What You Can Find on the BCFP Consumer Complaint Database
Last week, Acting Director of the BCFP Mick Mulvaney told bankers that he had plans to make the agency’s consumer complaints database no longer visible to the public. In light of this, deBanked searched the agency’s complaint database. While there were numerous grievances that consumers reported because they could not fully resolve an issue with a financial service company on their own, we also found a host of questionable entries that leave much to be desired about the underlying issue and resolution sought.
Part of a complaint from last April against Bank of America reads as follows:
“The XXXX XXXX XXXX Police Beat you up XXXX Times and dont file Charges 5 times stays on youre record and you cant get Residency. All Countries murder the XXXX XXXX collect there benefits indefinitely After youre XXXX.”
Another complaint against Wells Fargo from December of last year reads:
“They are lower than pond scum and belong in prison. both XXXX XXXX executive resolution specialist and XXXX XXXX Sr. VP refuse to return my calls.”
And yet another complaint against U.S. Bancorp from July of last year asserts that a certain fraud department is:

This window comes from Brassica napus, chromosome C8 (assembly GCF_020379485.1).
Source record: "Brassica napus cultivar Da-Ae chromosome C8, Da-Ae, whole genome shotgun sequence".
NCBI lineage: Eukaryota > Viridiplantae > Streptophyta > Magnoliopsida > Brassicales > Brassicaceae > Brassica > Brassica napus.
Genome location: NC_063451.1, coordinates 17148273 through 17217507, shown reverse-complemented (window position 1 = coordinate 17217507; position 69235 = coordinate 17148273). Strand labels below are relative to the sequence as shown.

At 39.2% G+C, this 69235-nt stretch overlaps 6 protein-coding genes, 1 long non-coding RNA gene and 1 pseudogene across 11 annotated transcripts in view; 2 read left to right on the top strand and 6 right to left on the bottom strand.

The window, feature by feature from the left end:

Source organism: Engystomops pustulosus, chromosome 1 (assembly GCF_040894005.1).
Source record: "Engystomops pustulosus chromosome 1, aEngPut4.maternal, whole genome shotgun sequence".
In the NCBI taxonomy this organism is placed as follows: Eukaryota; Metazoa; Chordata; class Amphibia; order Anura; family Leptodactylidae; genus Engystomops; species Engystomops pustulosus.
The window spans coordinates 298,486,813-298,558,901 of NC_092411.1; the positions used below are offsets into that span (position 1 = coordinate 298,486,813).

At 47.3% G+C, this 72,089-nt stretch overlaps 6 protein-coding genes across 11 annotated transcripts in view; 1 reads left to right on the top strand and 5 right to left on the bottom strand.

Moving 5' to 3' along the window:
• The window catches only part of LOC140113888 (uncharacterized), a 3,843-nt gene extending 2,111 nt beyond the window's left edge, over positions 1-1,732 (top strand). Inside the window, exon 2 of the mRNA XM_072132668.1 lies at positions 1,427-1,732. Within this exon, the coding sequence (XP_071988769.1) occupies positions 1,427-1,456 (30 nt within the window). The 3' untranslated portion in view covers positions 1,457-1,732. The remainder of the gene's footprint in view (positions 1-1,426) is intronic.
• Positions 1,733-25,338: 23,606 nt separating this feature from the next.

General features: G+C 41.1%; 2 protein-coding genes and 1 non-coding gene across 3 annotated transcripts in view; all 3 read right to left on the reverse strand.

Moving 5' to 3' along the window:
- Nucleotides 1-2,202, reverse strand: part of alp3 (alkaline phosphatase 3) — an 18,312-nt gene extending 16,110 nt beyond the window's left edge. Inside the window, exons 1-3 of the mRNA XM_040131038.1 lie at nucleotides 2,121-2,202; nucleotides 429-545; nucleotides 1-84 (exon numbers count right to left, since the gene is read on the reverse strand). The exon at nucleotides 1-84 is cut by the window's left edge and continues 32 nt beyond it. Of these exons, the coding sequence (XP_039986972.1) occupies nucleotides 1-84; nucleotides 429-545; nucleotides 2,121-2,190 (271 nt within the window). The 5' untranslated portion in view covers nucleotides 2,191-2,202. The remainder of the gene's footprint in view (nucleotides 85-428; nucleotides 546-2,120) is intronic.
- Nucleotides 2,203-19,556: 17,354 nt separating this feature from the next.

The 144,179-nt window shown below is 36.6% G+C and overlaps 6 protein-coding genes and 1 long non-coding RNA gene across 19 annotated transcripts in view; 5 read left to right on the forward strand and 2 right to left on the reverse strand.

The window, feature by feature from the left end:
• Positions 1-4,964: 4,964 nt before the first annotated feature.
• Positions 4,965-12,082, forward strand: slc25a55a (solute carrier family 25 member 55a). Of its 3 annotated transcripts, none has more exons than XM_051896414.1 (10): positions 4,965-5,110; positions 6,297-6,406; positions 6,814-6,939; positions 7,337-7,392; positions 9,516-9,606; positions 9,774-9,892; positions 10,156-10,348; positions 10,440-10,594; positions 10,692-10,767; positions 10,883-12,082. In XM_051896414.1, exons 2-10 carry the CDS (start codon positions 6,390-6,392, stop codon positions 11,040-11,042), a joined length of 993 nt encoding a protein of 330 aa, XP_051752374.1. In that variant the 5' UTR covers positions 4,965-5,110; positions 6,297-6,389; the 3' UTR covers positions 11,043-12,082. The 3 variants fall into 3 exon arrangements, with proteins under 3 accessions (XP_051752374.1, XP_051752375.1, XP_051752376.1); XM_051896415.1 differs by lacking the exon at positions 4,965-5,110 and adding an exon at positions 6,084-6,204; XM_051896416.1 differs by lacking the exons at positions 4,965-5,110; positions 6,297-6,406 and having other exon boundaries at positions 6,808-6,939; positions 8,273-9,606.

“full of shit.”
Others are incomplete, like the following complaint against Experian from earlier this month:
“I’m an authorized user on this account but did not sign up for this on XXXX account.”
Taking the consumer complaints database out of public view could benefit lenders from complaints that have not been fully vetted. A consequence of it being public is that an independent party could paint a picture about a financial company’s behavior by simply tallying the raw number of complaints, regardless of whether those complaints are genuine.
Such a thing has been done. Several months ago, LendEDU published a ranking system of banks by the number of complaints they have received, placing Wells Fargo and Bank of America in the #1 and #2 spots respectively. Time Magazine picked up that story and presented it as “20 Banks That Consumers Loved to Hate in 2017” and ranked the number of complaints to the banks’ total deposits. Minnesota-based TCF Bank was crowned the worst.
Among some of the complaints that deBanked reviewed about TCF Bank did not even appear to be complaints at all. Interspersed with seemingly real grievances were some rather general questions or comments like how to view an account balance, how to access your account information through the mobile app, a purported compliment about the bank’s service that was nonetheless attributed to them as a complaint, and complaints about other companies that did not even mention TCF Bank but nonetheless counted as a complaint against them. All of these counted toward their complaint totals regardless of the content.Last modified: May 1, 2018